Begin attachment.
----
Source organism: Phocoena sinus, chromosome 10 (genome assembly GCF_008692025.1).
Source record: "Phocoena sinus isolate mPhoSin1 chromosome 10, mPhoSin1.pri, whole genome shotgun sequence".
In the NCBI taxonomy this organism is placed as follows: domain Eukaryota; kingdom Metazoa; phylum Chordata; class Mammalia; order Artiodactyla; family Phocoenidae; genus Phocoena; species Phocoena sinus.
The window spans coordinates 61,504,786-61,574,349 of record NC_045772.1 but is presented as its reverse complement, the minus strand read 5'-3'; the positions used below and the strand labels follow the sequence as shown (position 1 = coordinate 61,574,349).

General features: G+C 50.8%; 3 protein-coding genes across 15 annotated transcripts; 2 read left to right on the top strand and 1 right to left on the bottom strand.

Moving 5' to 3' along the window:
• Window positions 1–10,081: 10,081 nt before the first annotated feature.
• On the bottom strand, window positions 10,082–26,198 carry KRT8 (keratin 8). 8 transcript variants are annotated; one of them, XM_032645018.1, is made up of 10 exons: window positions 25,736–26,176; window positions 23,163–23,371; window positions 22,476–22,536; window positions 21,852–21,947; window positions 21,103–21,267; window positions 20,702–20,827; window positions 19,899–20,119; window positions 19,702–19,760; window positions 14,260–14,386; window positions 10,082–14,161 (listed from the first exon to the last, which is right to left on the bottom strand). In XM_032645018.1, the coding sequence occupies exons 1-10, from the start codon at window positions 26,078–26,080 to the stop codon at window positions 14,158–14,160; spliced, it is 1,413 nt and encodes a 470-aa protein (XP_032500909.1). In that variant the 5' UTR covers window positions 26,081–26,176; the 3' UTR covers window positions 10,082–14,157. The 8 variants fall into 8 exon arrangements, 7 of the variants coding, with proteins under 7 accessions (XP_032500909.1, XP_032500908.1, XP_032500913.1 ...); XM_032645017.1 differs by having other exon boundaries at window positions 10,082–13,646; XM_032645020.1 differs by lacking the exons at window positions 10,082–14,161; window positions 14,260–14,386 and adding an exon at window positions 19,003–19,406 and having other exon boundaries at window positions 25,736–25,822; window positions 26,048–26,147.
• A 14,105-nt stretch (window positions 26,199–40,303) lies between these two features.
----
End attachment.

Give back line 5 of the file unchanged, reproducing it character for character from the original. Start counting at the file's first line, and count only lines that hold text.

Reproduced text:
General features: G+C 50.8%; 3 protein-coding genes across 15 annotated transcripts; 2 read left to right on the top strand and 1 right to left on the bottom strand.